Western Australian Threatened Species and Communities Unit (WATSCU) © The Western Australian, Department of Conservation and Land Management, 2004
Interim Recovery Plans (IRPs) are developed within the framework laid down in Department of Conservation and Land Management (CALM) Policy Statements Nos. 44 and 50.
IRPs outline the recovery actions that are required to urgently address those threatening processes most affecting the ongoing survival of threatened taxa or ecological communities, and begin the recovery process.
CALM is committed to ensuring that Critically Endangered taxa are conserved through the preparation and implementation of Recovery Plans or Interim Recovery Plans and by ensuring that conservation action commences as soon as possible and always within one year of endorsement of that rank by the Minister.
This Interim Recovery Plan will operate from June 2004 to May 2009 but will remain in force until withdrawn or replaced. It is intended that this IRP will be reviewed after five years and the need for further recovery actions assessed.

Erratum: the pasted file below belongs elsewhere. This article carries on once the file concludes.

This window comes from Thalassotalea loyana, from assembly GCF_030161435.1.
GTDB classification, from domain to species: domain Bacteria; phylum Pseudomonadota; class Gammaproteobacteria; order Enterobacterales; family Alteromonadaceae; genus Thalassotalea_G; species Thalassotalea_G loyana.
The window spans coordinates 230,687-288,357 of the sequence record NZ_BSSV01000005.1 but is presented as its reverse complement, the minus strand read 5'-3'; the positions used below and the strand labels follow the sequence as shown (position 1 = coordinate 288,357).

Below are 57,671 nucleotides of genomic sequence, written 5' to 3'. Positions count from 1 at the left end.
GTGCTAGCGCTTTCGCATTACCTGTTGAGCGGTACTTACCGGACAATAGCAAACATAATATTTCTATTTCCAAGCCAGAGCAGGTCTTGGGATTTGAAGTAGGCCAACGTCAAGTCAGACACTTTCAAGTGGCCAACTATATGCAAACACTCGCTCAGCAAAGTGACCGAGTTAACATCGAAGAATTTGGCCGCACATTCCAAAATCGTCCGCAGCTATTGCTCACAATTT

This IRP was given regional approval on 4 June, 2004 and was approved by the Director of Nature Conservation on 22 June, 2004. The allocation of staff time and provision of funds identified in this Interim Recovery Plan is dependent on budgetary and other constraints affecting CALM, as well as the need to address other priorities.
Information in this IRP was accurate in June 2004.
|Scientific Name:||Patersonia spirafolia||Common Name:||Spiral Flag|
|CALM Region:||Midwest||CALM District:||Moora|
|Shire:||Dandaragan||Recovery Team:||Moora District Threatened Flora Recovery Team|
Illustrations and/or further information: Brown, A., Thomson-Dans, C. and Marchant, N. (Eds) (1998) Western Australias Threatened Flora, Department of Conservation and Land Management, Western Australia; G.J. Keighery (1990) Patersonia spirafolia (Iridaceae), a new species from south-western Australia. Nuytsia 7(2), 137-139.
Current status: Patersonia spirafolia was declared as Rare Flora in November 1997 under the Wildlife Conservation Act 1950. Patersonia spirafolia is also listed as Endangered under the Commonwealth Environment Protection and Biodiversity Conservation Act 1999 (EPBC Act). It currently meets World Conservation Union (IUCN) Red List category Endangered under criteria B1ab(iii,v)+2ab(iii,v);C2a(ii)b (IUCN 2000) as there are only five populations, with over 95% of plants in one population, the number of adult plants fluctuates widely, and there is continuing decline in the quality of habitat. The main threats are road, powerline and firebreak maintenance, disease, inappropriate fire regimes and poor recruitment.